Drawing ability in individuals with autism spectrum disorders (ASD) tends to be relatively intact (Charman & Baron-Cohen, 1993). However, research shows that drawings of children with ASD lack social and emotional involvement that are possibly due to impairments in theory of mind (ToM) and emotion recognition (EF: Jolley, O’Kelly, Barlow & Jarrold, 2013). Additionally, self - drawings may be seen as advanced forms of the mirror test of self - recognition and have been used to investigate many aspects of development such as aspects of cognitive development, emotional states and personality traits. Individuals with Fragile X syndrome (FXS) display a wide range of social difficulties including social anxiety and similarities to ASD in their social - cognitive processing. However self - concept and emotional depiction is yet to be compared between children with FXS and ASD and it is unclear whether these factors are linked to ToM. The current study uses children's drawings to examine self – concept, emotional depiction and ToM in children with FXS, and ASD. Method: A FXS group (n = 20), a comorbid ASD and FXS group (AFXS) (n=18), a high functioning ASD group (HFA; n =20), a low functioning ASD group (LFA; n = 20) and 40 typically developing children (TD) matched for chronological age and non - verbal mental age took part in the study. A pass/fail ToM task and the social communication questionnaire (SCQ)was compared to children’s drawings of themselves and a house (coded using McCarthy's standardised scoring procedures) and of emotional expression(pictures were scored on quality and quantity of expression, whether it included content relating to people and a social theme, in accordance to Jolley, et al,2013). ToM and social communicative ability scores were used to predict performance of self-representation drawings and drawings of emotional states. Results: The SCQ and ToM tasks were predictive of performance in the self-representation drawing task for the ASD groups but not the FXS groups. In drawing emotion expression, the ASD group performed in a similar manner to their MA matched TD counterparts, however they produced fewer overall social scenes and was not predicted by SCQ scores. The FXS and AFXS groups' performance is comparable to their MA group only when drawing happy scenes and performance could not be predicted by either ToM or SCQ scores, although the AFXS group showed fewer sad social scenes. Discussion: The current study provides insight into representational drawing development of children with ASD and FXS, which cannot only be accounted for by mental age. It also shows the importance of social cognition in relation to social drawings. The study furthers the understanding of the differences between social cognition and self-representation in FXS and ASD and subtle group differences emerged. For example, clear group differences were shown in drawing happy and sad pictures, with the sad pictures including fewer social scenes in the AFXS group but not the FXS group. These findings add to previous literature and show the complexity of representational drawings across different developmental disability groups.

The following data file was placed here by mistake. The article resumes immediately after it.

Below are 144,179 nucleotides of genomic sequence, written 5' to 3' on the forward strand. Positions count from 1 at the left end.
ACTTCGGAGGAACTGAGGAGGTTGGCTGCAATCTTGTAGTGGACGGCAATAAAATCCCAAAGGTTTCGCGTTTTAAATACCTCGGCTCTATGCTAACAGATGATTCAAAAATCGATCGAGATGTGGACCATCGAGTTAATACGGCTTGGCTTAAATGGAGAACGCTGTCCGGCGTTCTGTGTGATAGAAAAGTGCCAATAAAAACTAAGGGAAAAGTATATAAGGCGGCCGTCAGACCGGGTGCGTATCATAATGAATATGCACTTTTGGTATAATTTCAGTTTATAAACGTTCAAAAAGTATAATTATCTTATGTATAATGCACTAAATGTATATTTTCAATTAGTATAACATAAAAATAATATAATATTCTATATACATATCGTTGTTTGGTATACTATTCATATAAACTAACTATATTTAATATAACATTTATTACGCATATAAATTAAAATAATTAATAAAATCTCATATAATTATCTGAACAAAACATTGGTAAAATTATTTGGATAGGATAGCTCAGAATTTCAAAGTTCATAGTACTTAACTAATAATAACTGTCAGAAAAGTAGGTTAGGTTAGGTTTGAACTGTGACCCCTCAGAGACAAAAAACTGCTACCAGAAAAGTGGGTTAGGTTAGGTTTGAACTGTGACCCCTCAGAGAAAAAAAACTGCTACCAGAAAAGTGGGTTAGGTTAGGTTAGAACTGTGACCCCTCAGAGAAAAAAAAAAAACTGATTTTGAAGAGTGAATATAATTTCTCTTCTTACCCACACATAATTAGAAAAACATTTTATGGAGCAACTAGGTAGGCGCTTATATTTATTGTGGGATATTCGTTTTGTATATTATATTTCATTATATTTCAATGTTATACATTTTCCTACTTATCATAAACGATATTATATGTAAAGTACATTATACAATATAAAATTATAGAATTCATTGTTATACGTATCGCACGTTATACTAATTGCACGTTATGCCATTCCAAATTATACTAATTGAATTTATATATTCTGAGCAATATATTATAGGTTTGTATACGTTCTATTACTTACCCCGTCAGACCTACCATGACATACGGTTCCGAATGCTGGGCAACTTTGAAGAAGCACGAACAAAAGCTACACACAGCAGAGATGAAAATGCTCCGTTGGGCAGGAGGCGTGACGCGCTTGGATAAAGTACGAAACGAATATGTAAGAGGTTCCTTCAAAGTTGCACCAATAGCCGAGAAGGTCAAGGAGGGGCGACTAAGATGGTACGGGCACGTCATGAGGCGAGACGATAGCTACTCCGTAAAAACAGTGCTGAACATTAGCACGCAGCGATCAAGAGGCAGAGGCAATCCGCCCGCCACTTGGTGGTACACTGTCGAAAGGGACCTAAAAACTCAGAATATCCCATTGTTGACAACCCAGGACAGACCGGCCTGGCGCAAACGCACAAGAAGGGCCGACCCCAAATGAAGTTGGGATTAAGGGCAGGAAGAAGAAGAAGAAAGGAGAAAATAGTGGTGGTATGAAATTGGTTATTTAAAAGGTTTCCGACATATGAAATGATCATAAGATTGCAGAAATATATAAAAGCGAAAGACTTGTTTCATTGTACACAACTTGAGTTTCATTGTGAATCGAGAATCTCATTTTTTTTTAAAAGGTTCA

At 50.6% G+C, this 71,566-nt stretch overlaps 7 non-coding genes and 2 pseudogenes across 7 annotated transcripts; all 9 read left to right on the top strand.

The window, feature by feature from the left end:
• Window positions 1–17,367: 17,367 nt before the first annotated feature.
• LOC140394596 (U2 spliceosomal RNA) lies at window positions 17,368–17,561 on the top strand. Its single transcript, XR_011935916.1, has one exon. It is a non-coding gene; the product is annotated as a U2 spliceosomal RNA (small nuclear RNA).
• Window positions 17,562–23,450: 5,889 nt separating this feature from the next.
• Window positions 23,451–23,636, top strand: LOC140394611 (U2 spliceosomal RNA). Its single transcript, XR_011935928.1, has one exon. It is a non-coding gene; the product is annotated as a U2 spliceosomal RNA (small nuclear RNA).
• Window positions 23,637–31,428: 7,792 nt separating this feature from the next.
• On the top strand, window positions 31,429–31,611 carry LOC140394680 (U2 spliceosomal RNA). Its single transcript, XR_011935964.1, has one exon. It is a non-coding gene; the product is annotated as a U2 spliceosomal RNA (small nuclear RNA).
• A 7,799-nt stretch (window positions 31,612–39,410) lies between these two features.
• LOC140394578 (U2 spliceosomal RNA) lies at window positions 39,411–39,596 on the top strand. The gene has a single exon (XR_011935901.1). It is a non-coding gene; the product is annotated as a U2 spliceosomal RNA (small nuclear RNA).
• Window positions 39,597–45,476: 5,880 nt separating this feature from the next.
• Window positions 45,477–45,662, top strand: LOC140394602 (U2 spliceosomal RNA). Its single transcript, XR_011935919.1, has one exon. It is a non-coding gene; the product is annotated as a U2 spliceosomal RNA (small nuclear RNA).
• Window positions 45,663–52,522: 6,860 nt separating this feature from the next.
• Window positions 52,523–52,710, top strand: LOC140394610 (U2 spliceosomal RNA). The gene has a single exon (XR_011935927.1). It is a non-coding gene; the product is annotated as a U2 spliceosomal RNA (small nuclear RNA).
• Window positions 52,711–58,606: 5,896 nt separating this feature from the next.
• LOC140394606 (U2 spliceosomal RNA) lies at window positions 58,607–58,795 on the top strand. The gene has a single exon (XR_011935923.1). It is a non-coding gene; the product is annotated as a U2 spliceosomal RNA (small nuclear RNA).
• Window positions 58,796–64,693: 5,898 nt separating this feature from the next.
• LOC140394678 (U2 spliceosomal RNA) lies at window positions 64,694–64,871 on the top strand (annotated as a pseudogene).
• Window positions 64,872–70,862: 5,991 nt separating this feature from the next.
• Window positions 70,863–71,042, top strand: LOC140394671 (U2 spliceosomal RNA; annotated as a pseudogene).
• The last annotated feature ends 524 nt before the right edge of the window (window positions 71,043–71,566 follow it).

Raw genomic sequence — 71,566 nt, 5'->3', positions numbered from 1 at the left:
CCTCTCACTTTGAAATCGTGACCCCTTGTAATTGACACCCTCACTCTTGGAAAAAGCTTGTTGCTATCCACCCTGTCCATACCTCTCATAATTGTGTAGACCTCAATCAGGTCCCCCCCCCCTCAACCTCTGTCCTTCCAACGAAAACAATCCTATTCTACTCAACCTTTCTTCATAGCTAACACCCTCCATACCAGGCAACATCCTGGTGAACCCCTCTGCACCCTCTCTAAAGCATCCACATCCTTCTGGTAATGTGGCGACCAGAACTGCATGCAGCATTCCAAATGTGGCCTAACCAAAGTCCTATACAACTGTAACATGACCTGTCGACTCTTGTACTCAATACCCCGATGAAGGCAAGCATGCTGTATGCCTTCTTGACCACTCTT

|Publication status||Published - 8 Mar 2017|
|Event||50th Annual Gatlinburg Conference on Research and Theory in Intellectual and Developmental Disabilities - Hotel Contessa on the Riverwalk, San Antonio, United States|
Duration: 8 Mar 2017 → 10 Mar 2017
|Conference||50th Annual Gatlinburg Conference on Research and Theory in Intellectual and Developmental Disabilities|
|Abbreviated title||50th Annual Gatlinburg Conference|
|Period||8/03/17 → 10/03/17|